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  • Writer's pictureLauren Sauer

The Second Coming of the Chicks

Think back to your first music memories. The songs you first heard in the backseat of your parents' car or blasting in the kitchen. Recall watching your mom's excited expression in the rearview mirror or the way your dad would sift through vinyl. Think about the music videos and the chord progressions and the dorky dance moves reserved for carpeted living rooms. Remember the rhythmic drumming on steering wheels and remember when you first learned the words, whether or not you knew what they all meant. Those songs––those memories––were chosen for you. Well, maybe not for you specifically, but they were the songs that just happened to be played when you were around. You had no real say in the matter; because you were little and you were always under someone's watchful eye, you didn't yet pick the music. But odds are you still listen to it sometimes. Maybe because it's nostalgic, or maybe it's because you think it's good. Either way, it was the first sonic mark made on you, and whether you like it or not that's part of who you are now.

I think maybe music played a larger role in my upbringing than in other kids'. I of course have some memories of my parents watching TV, but for the most part I remember being raised on music as the background noise of choice. My parents met at a live music bar, and going to shows and listening to tunes was predominantly what they had in common. And, like, no offense if your parents raised you on Journey or Bon Jovi or synth-y top 40, but mine have always had cool, eclectic taste in music. I've said it my whole life: If my mom or dad thought a song was good, that meant it probably objectively was. And I'm sure every kid says that about their parents, but I really, really mean it. The downside of this is before I started to build out my own music library, I didn't have much of a clue when it came to what other kids were listening to. Of course now I know Christina and Nelly's hits and have the basic "Bye, Bye, Bye" choreography down, but at the height of their popularity I was somewhat aware at best. When all the other little girls in my class where begging their parents for that poster of Britney Spears (you know the one, the "Oops...I Did It Again!" album cover with the gold dangly things framing her face), I was begging mine to put me in violin lessons so I could be like Martie from the Dixie Chicks.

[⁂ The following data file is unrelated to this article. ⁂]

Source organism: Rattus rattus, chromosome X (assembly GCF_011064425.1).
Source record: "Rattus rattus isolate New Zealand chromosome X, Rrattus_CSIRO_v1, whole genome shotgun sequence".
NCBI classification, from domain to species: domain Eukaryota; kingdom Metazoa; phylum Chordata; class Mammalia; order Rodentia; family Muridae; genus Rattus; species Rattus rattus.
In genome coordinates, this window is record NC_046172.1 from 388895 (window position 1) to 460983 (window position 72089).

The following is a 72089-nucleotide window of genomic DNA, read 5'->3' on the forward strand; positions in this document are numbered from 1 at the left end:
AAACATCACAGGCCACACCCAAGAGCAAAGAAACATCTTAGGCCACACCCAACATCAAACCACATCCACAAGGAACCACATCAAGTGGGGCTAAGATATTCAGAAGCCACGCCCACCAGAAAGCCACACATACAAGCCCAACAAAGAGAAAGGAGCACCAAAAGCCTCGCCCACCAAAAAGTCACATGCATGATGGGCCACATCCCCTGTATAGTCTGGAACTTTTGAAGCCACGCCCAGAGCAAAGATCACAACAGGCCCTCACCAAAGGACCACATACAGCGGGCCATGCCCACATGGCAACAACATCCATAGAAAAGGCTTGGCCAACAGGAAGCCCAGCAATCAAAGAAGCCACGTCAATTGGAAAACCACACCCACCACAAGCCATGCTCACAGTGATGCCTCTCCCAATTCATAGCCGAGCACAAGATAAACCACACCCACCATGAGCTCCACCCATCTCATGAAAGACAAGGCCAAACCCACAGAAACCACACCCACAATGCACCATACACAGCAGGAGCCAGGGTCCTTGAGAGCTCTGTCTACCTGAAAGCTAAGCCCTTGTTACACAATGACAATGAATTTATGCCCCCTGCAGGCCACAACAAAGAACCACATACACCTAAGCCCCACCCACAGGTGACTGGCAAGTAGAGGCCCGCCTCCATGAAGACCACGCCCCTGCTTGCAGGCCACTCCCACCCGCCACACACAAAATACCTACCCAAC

Okay, Lauren, way to bury the lede. I think that's reason #57346 why you're not actively using your journalism degree. That and the fact that you can't stay on-topic. Okay! ANYWAY! The Dixie Chicks are such a huge part of my first musical memories. I couldn't have been older than four or five when "Cowboy, Take Me Away" was first climbing the charts, and when I tell you I knew every word to that song, I mean I would sing it with my entire chest. I'll never forget the first time my dad told me to stop playing with my Barbie dolls for just a second so I could watch the music video, and all three-and-a-half feet of me felt overwhelmed with euphoria. Y'know that feeling when you first hear a song or watch a movie or consume some piece of media that seems to fit perfectly into your identity, as if it always should've been there? It was that, but because I was five I couldn't properly articulate the feeling. I just knew I saw three self-assured, talented women and I wanted to be just like them.